Actually, if the table salt is (sorry, won't check right now) as important for the history of recognition and isolation of sodium and chlorine, yes, I'd want that added, too. (On a quick note, however, I'll note that neither element is called "saltium" or the like.)
The whole point is that it's not just one person talking. Would you look at the Rusal reference I attached earlier in this thread, the one that even has its own article in en.wiki? It, too, mentions as a possibility (and I wouldn't want to claim more) that this was aluminum. Why would that not be enough to say there is such a claim and leave it there?--R8R (talk) 11:43, 24 October 2017 (UTC)
The reason why I am so sceptical about the whole thing is that Pliny recounts pretty much the exact same story about Tiberius and flexible glass, with the same fate of the inventor, and did not actually believe it (he says "the story is more frequently told than it is reliable"). I suppose I can accept putting the claim in, as long as we make it clear where it comes from, as we do.
BTW, you might like to add the reports of Chinese Jin Dynasty aluminium (paper: 10.1179/isr.1986.11.1.88), to include something of Eastern history as well. ^_^ Double sharp (talk) 14:04, 24 October 2017 (UTC)
Great. @PaleoNeonate, John, and Smokefoot:, can we agree on that?
Yes. Yes, I would, actually, thank you very much. At the moment, however, I am busy with the history of the official discovery, but I'd definitely want to check for that later separately as well as the trading history I've mentioned earlier.--R8R (talk) 14:30, 24 October 2017 (UTC)

Move the history of alum to ....[edit]

Alum. This is an article about uh... what ... oh, aluminium, not some compound of it. Alum has been selected with the best of intentions but arbitrarily. Why not this history of feldspar, which I have heard is the most abundant mineral? Or cryolite, the key to making aluminium? Or AlCl3, which we all teach in class? It worries me that someone can march in here (being bold, I know) and select their favorite compound, declare sovereignty over all of aluminium, and then reorient an article called aluminium to a quaternary phase thereof.

So is R&R going to march into sodium and declare that henceforth its history should revolve around his favorite sodium compound? And then on an on?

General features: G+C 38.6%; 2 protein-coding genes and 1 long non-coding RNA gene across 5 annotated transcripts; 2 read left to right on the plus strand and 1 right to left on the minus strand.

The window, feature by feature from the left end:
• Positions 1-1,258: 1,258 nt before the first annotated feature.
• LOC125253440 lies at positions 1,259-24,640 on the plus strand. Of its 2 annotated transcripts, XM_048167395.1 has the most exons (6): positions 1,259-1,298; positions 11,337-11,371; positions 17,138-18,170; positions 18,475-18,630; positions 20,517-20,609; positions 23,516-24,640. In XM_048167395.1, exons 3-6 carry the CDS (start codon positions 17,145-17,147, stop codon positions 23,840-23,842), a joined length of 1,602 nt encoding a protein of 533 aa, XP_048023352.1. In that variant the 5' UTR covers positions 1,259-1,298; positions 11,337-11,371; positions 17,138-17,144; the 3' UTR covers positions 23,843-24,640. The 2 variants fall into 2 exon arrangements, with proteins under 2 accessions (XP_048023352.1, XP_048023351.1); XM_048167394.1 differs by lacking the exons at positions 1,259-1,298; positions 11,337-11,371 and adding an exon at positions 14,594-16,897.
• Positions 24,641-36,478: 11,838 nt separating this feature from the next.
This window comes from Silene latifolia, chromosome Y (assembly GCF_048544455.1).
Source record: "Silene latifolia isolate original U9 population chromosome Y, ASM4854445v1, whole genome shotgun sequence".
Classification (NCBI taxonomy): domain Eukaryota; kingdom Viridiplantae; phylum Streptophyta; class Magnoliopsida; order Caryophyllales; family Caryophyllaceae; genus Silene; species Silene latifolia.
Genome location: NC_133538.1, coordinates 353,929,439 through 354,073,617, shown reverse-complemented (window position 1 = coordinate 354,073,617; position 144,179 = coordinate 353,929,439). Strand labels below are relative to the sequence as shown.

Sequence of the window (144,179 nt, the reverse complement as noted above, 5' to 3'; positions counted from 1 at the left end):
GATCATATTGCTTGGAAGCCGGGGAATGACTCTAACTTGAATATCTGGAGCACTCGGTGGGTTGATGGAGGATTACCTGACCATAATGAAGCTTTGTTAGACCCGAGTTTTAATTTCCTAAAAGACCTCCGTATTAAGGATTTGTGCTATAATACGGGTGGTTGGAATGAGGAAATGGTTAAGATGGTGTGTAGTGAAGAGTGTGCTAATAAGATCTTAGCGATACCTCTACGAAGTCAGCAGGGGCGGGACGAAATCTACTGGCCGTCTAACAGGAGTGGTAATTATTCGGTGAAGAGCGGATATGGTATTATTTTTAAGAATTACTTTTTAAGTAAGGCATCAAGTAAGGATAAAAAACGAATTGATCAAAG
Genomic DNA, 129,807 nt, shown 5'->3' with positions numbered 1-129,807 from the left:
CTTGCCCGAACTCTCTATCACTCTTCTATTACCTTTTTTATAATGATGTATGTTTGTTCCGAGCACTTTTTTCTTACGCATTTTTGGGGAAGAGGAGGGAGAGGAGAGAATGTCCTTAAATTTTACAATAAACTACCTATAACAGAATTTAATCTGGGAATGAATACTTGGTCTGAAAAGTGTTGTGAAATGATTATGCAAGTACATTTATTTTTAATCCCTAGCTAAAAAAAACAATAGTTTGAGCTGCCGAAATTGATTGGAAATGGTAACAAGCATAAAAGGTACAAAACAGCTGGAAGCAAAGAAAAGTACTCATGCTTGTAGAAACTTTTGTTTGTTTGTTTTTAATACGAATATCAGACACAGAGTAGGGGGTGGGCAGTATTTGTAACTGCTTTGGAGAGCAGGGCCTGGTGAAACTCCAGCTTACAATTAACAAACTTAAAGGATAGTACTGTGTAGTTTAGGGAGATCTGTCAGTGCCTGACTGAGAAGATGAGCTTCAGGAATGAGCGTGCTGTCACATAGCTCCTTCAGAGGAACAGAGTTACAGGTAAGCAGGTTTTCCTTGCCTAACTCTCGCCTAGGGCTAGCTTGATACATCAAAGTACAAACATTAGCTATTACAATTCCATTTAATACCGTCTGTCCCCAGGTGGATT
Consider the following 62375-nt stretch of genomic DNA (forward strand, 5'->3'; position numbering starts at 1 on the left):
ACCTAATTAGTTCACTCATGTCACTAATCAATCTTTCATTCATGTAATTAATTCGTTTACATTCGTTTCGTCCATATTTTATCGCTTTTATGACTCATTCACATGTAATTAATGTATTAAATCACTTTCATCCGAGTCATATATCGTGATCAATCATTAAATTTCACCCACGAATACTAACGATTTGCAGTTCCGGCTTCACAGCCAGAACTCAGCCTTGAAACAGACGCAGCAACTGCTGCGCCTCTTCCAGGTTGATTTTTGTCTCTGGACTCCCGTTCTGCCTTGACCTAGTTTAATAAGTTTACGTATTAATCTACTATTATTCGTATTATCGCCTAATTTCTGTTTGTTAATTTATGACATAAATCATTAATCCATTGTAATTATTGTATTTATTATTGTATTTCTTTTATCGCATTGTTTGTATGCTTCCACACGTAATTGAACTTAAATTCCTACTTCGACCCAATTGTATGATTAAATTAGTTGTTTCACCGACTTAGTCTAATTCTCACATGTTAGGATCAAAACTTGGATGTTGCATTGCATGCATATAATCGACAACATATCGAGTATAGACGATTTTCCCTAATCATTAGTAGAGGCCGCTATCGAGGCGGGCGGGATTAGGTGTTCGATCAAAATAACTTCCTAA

The solution to this exercise in synthesis (WP:SYN) (creating concept that alum is a particular standout) is obvious: history of X goes into an article on X. --Smokefoot (talk) 17:23, 26 October 2017 (UTC)

I am sorry but you seem to miss the fact I've stated twice: this is the article about a chemical element, not the simple substance formed by the element. That's what even the line directly under the title says. We have articles on elements, not simple substances (which is why the article on mercury is called mercury (element) and not mercury (metal)).
Alum has not been chosen arbitrarily. Alum has been chosen because that's the compound we have most information on prior to the creation of the simple substance. This is the criterion used (so please stop with the "arbitrary" thing). If you have such information about feldspar, or cryolite, or any other mineral, please let us all know, as I have already suggested you do if there is any.
And stop accusations of me doing some things you've just come up with.--R8R (talk) 18:16, 26 October 2017 (UTC)
Two questions at this stage about "Alum has been chosen because that's the compound we have most information on prior to the creation of the simple substance."
  • Who is "we"?
  • And: which body declared that an article about an element should have a large section on one of its compounds? --Smokefoot (talk) 18:26, 26 October 2017 (UTC)
  • Myself and, I guess, you, since I've twice invited to submit information on any other compounds and you've provided none.
  • None to my knowledge. Which body prohibited such information, though? Which body is there at all to regulate this?--R8R (talk) 18:31, 26 October 2017 (UTC)
OK, I am just registering my view that the inclusion of the history of alum in this article is tangential and, sorry to use this word, arbitrary. The section is a form of synthesis (an editor decides something vs an authoritative source decides something). Regarding you being a committee of one to select alum, I guess anyone can just write about their favorite compound and insert that an element article? Why not write a big section on methane for the page on hydrogen? Well, we should definitely have a bigger section on water, right? But ammonia drives so many environmental and heath aspects, that should be featured, we can agree?
I don't doubt that your intentions are good, but, IMHO, I assert that they are misguided.--Smokefoot (talk) 18:43, 26 October 2017 (UTC)
Okay then. But let's register one more thing that is not clear to me yet: what "authoritative source" are we talking about that I am contradicting?